Who Loses More With Sales of NJ Nets: Ratner or Team?

To no surprise, at least in this camp, reports surfaced late in the week that Bruce Ratner plans to sell the New Jersey Nets. Though the team indicates ownership is “as committed to ever” on moving to Brooklyn, that’s a tough statement to make when you don’t know who exactly ownership is. Brooklyn is Ratner’s project, without it he has no interest in the Nets, without the Nets he’ll probably pull the plug on the project since he’ll lose most of his upside. It appears the Nets face an uncertain future – Brooklyn, Newark, new ownership, possible move out of the area, free agent players or dumping more salary. These questions always lingered now they are reality. Across town the Islanders and owner Charles Wang face a similar predicament. Before criticizing the owner, and rightfully so, is it possible the owners end up losing more than the team and its fans?

For anyone who ever doubted Ratner’s intentions with buying the Nets, here is a statement directly from Forest City Ratner’s most recent 10-K, right up front in the business description:

“The purchase of the interest in The Nets was the first step in the Company’s efforts to pursue development projects, which include a new entertainment arena complex and adjacent urban developments combining housing, offices, shops and public open space. The Nets segment is primarily comprised of and reports on the sports operations of the basketball team.”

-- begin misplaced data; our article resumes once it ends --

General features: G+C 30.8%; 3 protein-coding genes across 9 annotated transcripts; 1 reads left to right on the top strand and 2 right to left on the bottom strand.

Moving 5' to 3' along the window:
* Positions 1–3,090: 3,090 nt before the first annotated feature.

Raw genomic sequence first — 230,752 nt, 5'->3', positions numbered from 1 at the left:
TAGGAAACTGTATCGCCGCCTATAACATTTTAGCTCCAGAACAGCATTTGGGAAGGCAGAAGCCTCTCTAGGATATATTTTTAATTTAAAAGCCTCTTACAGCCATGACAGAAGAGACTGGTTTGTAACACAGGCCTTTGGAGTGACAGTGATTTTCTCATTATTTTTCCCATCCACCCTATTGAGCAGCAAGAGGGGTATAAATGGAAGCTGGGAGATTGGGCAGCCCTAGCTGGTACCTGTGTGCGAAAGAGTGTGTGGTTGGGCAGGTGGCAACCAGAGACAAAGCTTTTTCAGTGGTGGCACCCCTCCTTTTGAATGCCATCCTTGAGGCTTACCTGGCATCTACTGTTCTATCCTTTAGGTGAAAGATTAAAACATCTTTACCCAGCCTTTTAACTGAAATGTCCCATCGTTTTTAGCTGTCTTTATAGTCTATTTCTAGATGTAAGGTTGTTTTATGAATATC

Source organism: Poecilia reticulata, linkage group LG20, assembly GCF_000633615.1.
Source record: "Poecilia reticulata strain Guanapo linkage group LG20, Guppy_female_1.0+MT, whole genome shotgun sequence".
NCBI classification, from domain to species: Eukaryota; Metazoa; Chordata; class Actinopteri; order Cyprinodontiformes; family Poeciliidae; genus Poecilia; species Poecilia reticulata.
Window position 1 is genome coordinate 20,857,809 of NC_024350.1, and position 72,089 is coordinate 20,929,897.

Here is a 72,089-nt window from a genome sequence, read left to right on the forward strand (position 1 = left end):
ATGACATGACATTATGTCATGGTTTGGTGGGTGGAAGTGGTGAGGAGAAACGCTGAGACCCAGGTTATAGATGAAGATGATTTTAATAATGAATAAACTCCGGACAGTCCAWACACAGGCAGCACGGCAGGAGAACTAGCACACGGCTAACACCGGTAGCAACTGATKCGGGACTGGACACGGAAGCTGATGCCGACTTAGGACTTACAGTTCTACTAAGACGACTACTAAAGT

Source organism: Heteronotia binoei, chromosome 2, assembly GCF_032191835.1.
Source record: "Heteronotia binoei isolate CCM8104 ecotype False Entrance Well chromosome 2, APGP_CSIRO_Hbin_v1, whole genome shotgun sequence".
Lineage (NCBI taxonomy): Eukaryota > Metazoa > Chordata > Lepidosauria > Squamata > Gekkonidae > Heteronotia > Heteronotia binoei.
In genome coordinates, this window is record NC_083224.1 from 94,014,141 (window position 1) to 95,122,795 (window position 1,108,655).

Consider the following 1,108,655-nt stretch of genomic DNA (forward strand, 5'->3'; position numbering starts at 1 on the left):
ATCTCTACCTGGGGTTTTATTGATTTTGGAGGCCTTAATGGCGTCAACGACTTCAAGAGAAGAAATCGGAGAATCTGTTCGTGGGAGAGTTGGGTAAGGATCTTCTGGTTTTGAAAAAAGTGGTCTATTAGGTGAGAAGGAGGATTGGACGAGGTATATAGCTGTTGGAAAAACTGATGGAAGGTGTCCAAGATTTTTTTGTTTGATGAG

A few other tidbits from the 10-K analysis. The company views this project as the top business risk it faces given the economy and other uncertainties. Further, media coverage has focused on the $42mm loss Forest City suffered on the Nets investment. In fact, Nets Sports & Entertainment incurred a $77mm loss in fiscal 2009, the same as the previous year, and only slightly more than 2007. However, as a partial owner with less than 50% ownership, Forest City assumes a percentage of the loss. Due to its investment in the Brooklyn project and the financing it needed to make those investments, which it listed under the Nets subsidiary, Forest City recognized a larger portion of the teams loss on its financial statements. Without further analysis of the Annual Report it’s difficult to accurately uncover the entire financial situation, but it appears revenue dropped slightly, as did player expenses, though neither enough to create a financial disaster, and Operations remained a stable loss as I mentioned. The difference this year, Ratner was unable to use as much debt to finance the losses. His company had another poor financial year, and is already financing much of its losses, leaving highly overlevered. Forbes team valuations report the Nets have by far the highest Debt/Value ratio in the NBA. My thought is Ratner can no longer fund this project as expenses mount and revenue gets pushed further into the future, so needs to pull the plug and regain some liquidity. In fact, he probably held on too long.